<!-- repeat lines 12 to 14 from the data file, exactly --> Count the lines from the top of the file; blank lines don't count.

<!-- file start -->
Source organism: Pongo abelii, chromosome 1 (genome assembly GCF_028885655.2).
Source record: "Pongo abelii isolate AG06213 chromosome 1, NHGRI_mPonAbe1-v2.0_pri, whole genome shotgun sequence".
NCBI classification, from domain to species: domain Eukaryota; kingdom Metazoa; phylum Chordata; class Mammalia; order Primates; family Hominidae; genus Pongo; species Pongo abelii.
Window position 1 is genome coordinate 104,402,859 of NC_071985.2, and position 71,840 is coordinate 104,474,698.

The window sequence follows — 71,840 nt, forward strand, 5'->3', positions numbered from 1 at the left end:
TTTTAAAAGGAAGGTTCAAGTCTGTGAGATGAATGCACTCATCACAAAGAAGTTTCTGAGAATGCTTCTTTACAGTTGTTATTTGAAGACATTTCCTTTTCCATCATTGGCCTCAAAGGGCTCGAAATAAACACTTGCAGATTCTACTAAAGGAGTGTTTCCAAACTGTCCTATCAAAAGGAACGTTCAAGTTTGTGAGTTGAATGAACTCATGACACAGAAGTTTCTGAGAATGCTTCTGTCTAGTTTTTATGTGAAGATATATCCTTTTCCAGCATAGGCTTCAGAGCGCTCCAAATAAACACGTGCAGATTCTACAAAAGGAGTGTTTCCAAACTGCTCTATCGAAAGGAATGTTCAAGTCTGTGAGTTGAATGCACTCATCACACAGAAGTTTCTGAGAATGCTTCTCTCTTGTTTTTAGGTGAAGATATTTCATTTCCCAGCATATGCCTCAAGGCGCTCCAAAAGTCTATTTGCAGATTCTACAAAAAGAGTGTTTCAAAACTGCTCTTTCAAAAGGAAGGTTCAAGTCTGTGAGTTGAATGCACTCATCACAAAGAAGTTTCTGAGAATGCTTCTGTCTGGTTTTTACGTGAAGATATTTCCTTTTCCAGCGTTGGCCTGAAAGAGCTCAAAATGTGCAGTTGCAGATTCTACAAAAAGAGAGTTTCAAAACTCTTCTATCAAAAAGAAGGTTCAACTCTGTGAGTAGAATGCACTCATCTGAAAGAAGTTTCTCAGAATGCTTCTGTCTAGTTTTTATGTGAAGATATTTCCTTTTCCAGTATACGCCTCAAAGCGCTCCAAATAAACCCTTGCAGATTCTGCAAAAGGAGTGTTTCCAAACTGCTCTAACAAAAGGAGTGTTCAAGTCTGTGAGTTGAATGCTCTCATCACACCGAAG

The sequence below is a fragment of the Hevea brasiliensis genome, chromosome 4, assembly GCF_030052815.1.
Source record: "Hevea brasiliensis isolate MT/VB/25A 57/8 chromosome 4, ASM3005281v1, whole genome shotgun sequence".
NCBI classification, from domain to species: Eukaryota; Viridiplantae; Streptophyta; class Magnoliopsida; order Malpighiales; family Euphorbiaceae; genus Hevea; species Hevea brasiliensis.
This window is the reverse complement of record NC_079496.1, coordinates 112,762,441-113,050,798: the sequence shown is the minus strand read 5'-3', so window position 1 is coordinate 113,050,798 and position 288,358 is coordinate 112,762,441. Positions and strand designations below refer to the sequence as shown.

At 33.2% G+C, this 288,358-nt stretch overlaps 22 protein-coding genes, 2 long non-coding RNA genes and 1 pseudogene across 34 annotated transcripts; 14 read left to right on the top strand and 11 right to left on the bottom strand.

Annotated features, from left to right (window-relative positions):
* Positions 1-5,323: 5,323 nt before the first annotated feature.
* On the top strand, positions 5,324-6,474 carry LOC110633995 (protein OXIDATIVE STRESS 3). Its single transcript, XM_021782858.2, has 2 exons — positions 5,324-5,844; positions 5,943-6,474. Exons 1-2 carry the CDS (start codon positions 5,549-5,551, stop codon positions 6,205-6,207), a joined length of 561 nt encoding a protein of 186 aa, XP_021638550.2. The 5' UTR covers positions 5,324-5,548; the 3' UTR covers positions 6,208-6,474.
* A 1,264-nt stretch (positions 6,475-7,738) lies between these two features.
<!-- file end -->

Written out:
Annotated features, from left to right (window-relative positions):
* Positions 1-5,323: 5,323 nt before the first annotated feature.
* On the top strand, positions 5,324-6,474 carry LOC110633995 (protein OXIDATIVE STRESS 3). Its single transcript, XM_021782858.2, has 2 exons — positions 5,324-5,844; positions 5,943-6,474. Exons 1-2 carry the CDS (start codon positions 5,549-5,551, stop codon positions 6,205-6,207), a joined length of 561 nt encoding a protein of 186 aa, XP_021638550.2. The 5' UTR covers positions 5,324-5,548; the 3' UTR covers positions 6,208-6,474.